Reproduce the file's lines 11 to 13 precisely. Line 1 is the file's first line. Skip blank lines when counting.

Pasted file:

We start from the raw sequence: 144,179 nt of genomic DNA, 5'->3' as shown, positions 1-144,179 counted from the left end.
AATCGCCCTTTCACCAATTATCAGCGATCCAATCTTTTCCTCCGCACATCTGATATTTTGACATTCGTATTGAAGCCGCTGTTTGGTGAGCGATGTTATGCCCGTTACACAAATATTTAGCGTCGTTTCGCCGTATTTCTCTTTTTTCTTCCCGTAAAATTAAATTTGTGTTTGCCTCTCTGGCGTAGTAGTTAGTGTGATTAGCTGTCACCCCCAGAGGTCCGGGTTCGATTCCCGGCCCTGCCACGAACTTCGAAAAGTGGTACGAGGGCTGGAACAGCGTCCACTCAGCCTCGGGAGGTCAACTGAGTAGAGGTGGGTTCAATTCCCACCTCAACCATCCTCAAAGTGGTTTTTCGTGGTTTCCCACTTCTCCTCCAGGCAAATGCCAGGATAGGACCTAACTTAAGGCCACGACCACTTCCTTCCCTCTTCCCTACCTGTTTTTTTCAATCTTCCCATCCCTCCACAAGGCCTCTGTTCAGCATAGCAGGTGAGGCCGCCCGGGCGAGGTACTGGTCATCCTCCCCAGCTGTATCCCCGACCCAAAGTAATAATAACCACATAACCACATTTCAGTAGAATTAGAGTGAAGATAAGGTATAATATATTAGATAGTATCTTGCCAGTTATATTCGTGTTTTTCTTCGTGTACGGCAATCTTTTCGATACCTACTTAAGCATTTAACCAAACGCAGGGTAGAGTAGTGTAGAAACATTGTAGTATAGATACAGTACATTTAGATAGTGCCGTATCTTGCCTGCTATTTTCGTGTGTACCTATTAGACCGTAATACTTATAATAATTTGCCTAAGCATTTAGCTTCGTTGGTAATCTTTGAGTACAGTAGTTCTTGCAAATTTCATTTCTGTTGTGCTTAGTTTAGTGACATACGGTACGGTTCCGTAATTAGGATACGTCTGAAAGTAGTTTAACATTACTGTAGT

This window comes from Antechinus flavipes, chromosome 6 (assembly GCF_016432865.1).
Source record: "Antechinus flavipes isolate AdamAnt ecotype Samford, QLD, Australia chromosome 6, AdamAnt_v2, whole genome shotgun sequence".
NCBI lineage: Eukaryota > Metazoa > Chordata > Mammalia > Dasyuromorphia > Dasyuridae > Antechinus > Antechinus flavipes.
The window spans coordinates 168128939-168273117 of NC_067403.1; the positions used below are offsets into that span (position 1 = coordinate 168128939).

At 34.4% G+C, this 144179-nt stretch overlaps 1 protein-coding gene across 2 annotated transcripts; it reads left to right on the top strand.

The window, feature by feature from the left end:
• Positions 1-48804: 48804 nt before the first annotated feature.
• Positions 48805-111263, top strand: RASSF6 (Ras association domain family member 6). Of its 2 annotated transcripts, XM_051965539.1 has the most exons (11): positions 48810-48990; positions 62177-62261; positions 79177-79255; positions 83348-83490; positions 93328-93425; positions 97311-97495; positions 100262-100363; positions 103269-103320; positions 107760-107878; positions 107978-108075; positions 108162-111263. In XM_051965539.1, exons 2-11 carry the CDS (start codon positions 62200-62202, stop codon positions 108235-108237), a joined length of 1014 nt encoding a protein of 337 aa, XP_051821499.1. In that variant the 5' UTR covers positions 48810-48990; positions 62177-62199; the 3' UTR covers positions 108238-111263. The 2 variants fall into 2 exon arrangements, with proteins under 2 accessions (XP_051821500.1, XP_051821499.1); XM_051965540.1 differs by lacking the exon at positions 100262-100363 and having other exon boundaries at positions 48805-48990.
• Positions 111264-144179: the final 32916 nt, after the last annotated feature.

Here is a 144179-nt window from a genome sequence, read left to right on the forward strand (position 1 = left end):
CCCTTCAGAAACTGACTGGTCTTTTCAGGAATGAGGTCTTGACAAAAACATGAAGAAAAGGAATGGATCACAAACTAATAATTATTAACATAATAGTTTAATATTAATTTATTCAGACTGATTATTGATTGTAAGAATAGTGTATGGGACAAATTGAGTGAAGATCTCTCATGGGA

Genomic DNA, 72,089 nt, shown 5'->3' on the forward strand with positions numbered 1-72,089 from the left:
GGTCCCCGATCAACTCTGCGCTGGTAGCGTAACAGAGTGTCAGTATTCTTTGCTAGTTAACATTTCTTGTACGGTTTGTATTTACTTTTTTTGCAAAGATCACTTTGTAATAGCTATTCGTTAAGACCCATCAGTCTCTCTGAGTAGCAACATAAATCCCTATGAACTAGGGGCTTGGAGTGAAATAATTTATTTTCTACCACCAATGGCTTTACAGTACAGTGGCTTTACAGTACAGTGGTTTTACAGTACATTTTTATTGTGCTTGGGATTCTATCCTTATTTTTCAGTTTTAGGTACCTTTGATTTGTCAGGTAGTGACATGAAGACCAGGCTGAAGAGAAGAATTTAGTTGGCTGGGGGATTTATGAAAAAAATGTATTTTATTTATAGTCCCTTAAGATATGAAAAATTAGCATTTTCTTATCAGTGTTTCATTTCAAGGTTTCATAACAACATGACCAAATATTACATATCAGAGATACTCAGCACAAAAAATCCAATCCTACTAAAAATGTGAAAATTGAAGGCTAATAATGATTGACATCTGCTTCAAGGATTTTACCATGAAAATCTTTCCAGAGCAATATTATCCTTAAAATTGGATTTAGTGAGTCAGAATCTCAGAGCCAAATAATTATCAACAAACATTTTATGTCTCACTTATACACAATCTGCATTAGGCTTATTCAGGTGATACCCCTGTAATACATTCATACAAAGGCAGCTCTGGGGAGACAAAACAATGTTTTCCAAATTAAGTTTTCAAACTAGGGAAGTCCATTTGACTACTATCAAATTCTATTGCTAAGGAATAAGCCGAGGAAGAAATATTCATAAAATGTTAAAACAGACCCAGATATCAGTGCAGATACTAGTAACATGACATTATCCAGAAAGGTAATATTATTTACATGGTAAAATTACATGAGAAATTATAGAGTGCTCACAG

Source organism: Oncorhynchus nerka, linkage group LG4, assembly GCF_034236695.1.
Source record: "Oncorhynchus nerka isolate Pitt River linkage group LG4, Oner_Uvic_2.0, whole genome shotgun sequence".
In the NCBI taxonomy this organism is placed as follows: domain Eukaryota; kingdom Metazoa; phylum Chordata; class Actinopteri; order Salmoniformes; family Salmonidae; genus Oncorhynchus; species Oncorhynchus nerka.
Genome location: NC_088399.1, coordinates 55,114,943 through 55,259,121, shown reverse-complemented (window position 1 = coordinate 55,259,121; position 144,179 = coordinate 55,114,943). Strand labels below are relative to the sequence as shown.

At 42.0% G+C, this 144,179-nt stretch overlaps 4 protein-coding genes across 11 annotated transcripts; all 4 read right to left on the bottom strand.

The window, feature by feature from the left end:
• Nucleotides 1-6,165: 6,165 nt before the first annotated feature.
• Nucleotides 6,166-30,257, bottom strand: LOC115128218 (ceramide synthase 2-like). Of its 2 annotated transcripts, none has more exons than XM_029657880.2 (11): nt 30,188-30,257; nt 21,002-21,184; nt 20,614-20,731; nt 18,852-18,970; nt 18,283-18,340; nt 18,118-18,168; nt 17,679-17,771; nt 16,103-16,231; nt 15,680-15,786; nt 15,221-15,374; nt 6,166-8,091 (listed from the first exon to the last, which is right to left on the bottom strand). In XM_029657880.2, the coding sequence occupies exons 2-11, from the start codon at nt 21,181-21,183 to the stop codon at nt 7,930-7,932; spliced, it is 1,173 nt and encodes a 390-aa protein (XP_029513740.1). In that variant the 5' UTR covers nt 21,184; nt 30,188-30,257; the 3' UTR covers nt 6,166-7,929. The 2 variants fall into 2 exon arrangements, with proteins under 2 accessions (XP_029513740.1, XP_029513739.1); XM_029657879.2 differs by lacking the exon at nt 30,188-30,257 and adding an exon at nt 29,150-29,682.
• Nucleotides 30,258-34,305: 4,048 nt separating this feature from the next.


• Positions 111264-144179: the final 32916 nt, after the last annotated feature.

Here is a 144179-nt window from a genome sequence, read left to right on the forward strand (position 1 = left end):
CCCTTCAGAAACTGACTGGTCTTTTCAGGAATGAGGTCTTGACAAAAACATGAAGAAAAGGAATGGATCACAAACTAATAATTATTAACATAATAGTTTAATATTAATTTATTCAGACTGATTATTGATTGTAAGAATAGTGTATGGGACAAATTGAGTGAAGATCTCTCATGGGA